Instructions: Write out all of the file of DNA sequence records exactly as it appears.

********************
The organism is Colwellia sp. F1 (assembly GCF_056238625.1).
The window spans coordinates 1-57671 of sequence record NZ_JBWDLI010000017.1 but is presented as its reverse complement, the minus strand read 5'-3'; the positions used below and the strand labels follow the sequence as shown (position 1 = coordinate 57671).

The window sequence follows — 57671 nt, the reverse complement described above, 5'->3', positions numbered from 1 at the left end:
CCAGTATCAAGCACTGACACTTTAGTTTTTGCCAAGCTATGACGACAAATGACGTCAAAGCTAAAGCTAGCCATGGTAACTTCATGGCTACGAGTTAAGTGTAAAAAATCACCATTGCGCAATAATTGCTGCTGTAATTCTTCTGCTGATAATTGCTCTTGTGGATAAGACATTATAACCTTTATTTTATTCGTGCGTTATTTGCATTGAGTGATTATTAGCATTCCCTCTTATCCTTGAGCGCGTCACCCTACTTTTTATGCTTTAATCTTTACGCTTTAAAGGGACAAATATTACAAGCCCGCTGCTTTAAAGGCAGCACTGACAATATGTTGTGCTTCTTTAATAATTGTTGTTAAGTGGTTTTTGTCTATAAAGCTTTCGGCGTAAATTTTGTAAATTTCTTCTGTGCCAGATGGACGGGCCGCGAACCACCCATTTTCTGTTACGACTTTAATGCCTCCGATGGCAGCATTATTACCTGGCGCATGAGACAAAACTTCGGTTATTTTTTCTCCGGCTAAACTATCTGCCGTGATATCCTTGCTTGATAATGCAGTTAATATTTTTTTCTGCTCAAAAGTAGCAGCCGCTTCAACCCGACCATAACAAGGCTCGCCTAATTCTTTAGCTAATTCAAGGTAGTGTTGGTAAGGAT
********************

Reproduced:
The organism is Colwellia sp. F1 (assembly GCF_056238625.1).
The window spans coordinates 1-57671 of sequence record NZ_JBWDLI010000017.1 but is presented as its reverse complement, the minus strand read 5'-3'; the positions used below and the strand labels follow the sequence as shown (position 1 = coordinate 57671).

The window sequence follows — 57671 nt, the reverse complement described above, 5'->3', positions numbered from 1 at the left end:
CCAGTATCAAGCACTGACACTTTAGTTTTTGCCAAGCTATGACGACAAATGACGTCAAAGCTAAAGCTAGCCATGGTAACTTCATGGCTACGAGTTAAGTGTAAAAAATCACCATTGCGCAATAATTGCTGCTGTAATTCTTCTGCTGATAATTGCTCTTGTGGATAAGACATTATAACCTTTATTTTATTCGTGCGTTATTTGCATTGAGTGATTATTAGCATTCCCTCTTATCCTTGAGCGCGTCACCCTACTTTTTATGCTTTAATCTTTACGCTTTAAAGGGACAAATATTACAAGCCCGCTGCTTTAAAGGCAGCACTGACAATATGTTGTGCTTCTTTAATAATTGTTGTTAAGTGGTTTTTGTCTATAAAGCTTTCGGCGTAAATTTTGTAAATTTCTTCTGTGCCAGATGGACGGGCCGCGAACCACCCATTTTCTGTTACGACTTTAATGCCTCCGATGGCAGCATTATTACCTGGCGCATGAGACAAAACTTCGGTTATTTTTTCTCCGGCTAAACTATCTGCCGTGATATCCTTGCTTGATAATGCAGTTAATATTTTTTTCTGCTCAAAAGTAGCAGCCGCTTCAACCCGACCATAACAAGGCTCGCCTAATTCTTTAGCTAATTCAAGGTAGTGTTGGTAAGGAT